Jakarta, 7-8 October 2015. The 3rd Sustainable Business Dialogue (SBD) provides a platform for exchange of experiences and ideas of how shaping Indonesian industries more sustainably. The event covers the tourism sector, agro business, financial services and the manufacturing sector. The one-day conference with some 200 participants is this year followed by the 1st Global Practitioners’ Dialogue on Climate Investments (PDCI). In this important occasion, Mrs. Shinta Widjaja Kamdani - representative of KADIN Indonesia and Dr. Thorsten Hutter - Deputy Head of Mission, Embassy of The Federal Republic of Germany to Indonesia, Timor Leste and ASEAN conveyed the welcoming remarks to the international participants. While, H. E. Saleh Husin - Minister of Industry, Republic of Indonesia conveyed a remark to announce officially the inauguration the event. The keynote speech was delivered by Prof. Emil Salim. This event is organized by GIZ on behalf of the German Federal Ministry for Economic Cooperation and Development (BMZ). The objective of this dialogue is to collectively identify proposed strategies and solutions from countries across the globe on best ways to mobilizing private investments in the areas of renewables, energy efficiency, and adaptation to climate change. The 3rd SBD takes place at the right time. As we all know, our planet is facing urgent challenges that need to be addressed, especially in the issues of climate change and environment. Some of the causes of these challenges are the power of money as the driving force for forest degradation and natural resource exploitation, market failure in incorporating negative externalities, and the absence of clear roles and responsibilities of all stakeholders. These show an urgent need for the government officials and the business people to change the conventional way of development and move towards sustainable development of economics, social and environment. Last month, in the UN Sustainable Development Summit in New York, USA, 193 countries have agreed upon and adopted the Sustainable Development Agenda, consisting of the Sustainable Development Goals (SDGs), the successor of the Millennium Development Goals (MDGs) beyond 2015. It was understood that the attainment of SDGs is only feasible if all stakeholders work together, the governments, private sector, academics and the global community since the bottom line of SDGs is “People, planet, prosperity, peace and partnership.” Furthermore, the end of 2015 also marks the implementation of the ASEAN Economic Community, which is another game changer with its goals for the region. However, many ASEAN Member States are still facing challenges to the implementation of AEC, which could be overcome through a healthy competition among the members as well as with the rest of the world. Indonesia, as one of the biggest country in the region, also faced challenges. Indonesia has been struggling with this interconnectivity. Therefore, Indonesia has come up with a policy for planning and budgeting strategy as the main vehicle to interlinked economic, social and environment among the various government sectoral developments to interlink numerous government programs towards a sustainable development strategy 2015-2019. Indonesia has experienced a slower growth in its manufacturing industry, although domestic and foreign investments have increased. To boost the industry in the country, the government of Indonesia has launched the National Industry Development Masterplan 2015-2035 characterized by strong industry structure, healthy and fair, highly competitive, and innovation and technology-based industry. On top of that, BAPPENAS has launched the Green Growth Roadmap, OJK has launched the Sustainable Finance Roadmap and Ministry of Finance has launched the Fiscal Policy Framework for the Land-based Sectors. These three documents will enable the interconnection of various sectors and improving the development to be more sustainable and it is deemed urgent that these documents are to be socialized to the business community so that the public and private sector could engage in a mutual benefit partnership and bring Indonesia to sustainable development.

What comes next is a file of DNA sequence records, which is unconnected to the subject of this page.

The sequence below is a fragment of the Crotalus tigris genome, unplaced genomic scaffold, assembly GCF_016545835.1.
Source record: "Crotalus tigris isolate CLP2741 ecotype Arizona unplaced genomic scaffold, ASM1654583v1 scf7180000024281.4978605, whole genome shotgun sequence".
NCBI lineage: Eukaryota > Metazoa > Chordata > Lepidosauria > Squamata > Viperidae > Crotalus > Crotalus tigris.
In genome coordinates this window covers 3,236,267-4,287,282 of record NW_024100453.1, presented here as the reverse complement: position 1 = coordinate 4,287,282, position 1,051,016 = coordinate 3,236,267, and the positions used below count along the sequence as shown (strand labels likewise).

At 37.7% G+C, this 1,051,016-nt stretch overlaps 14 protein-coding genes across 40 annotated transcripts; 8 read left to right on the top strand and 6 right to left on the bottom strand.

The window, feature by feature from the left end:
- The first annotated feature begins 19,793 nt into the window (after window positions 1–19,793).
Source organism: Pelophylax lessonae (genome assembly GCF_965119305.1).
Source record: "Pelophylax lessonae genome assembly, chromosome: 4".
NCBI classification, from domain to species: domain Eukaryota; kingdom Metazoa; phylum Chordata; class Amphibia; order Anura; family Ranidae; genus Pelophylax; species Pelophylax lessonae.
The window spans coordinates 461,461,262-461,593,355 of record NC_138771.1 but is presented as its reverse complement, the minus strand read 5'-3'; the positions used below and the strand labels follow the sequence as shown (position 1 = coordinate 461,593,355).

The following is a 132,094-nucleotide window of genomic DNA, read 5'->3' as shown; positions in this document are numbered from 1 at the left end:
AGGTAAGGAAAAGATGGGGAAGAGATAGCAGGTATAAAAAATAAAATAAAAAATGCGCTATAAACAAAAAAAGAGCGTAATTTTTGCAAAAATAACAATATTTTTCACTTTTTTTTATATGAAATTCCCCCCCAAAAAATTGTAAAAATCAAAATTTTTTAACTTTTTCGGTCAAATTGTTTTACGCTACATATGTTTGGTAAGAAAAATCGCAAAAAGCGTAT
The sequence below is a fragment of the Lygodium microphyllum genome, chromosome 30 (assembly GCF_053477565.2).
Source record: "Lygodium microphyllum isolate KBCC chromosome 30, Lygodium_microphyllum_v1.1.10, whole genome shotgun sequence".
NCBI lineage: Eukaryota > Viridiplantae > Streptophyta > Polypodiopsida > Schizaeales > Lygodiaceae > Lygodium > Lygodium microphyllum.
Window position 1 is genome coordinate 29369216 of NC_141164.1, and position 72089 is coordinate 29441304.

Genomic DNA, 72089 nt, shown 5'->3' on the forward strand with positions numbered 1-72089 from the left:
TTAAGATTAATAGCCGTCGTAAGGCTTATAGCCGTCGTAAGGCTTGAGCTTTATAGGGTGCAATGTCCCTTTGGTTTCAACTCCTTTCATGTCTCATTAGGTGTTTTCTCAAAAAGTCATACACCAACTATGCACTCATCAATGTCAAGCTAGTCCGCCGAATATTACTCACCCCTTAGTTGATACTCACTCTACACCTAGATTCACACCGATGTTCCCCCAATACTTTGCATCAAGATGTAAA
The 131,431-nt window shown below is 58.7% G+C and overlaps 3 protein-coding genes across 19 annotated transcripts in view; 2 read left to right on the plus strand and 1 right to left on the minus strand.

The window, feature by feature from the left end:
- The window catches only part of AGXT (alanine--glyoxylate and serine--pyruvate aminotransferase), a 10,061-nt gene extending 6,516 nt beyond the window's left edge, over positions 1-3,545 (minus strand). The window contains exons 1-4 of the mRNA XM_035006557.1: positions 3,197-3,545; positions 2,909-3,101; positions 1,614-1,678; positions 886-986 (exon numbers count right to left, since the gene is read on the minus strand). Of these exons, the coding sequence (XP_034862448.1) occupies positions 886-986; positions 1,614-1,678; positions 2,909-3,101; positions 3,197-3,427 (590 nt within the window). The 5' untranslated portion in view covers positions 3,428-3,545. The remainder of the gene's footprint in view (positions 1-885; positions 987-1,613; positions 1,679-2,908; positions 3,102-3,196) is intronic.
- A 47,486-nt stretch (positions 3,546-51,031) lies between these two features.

Jakarta, 6 October 2015. BAPPENAS hosted an FGD on Indonesia NAMAs Status Update with the support of GIZ PAKLIM. The FGD targets at updating status of NAMAs development and implementation in Indonesia; identifying strategy for debottlenecking barriers, empowering NAMAs developers and improving NAMAs development; as well as formulating recommendation for the next step of NAMAs development in Indonesia. Thirty six (36) participants attended the FGD, coming from line ministries, provincial governments, Secretariat RAN-GRK, ICCTF, and development partners. Line ministries that participated were Ministry of Industry, Ministry of Energy and Mineral Resources, Ministry of Transportation, Ministry of Agriculture, and Ministry of Environment and Forestry. Provincial Government of DKI Jakarta and Kalimantan Timur also participated in the FGD. Meanwhile, development agencies that participated were GIZ and ECN. After the opening from BAPPENAS, participants reported the latest status of NAMAs development. Twelve (12) NAMAs were reported which two of them, POME NAMA and LAMA MORRE, are new initiatives from the provincial government of Kalimantan Timur. The reported NAMAs update are NAMA SUTRI (Sustainable Urban Transportation Indonesia), SSLI NAMA (Smart Street Lighting Initiative), Green Chiller NAMA, NAMA CAFÉ (Common Accounting Framework for Energy), DEEP NAMA (Debottlenecking Project Finance for Least Cost Renewables in Indonesia), Scaling-up Renewable Energy NAMA, VIMSWa NAMA (Vertically Integrated Municipal Solid Waste), Cement NAMA, TransJabodetabek NAMA, Smart Paddy Agriculture NAMA, LAMA MORRE (Mining for Rural Renewable Power – Locally Appropriate Mitigation Action), POME LAMA (Palm Oil Mill Effluent - Locally Appropriate Mitigation Action) The ministry of Industry also reported new initiative on NAMAs development, those are: Fertilizer Industry NAMA, Pulp and Paper NAMA, and Industrial Estate NAMA. Barriers identified among others are financing mechanism and coordination among related ministries. As the follow up of this meeting, ICCTF will arrange a coordination meeting with line ministries to discuss funding options for NAMAs development.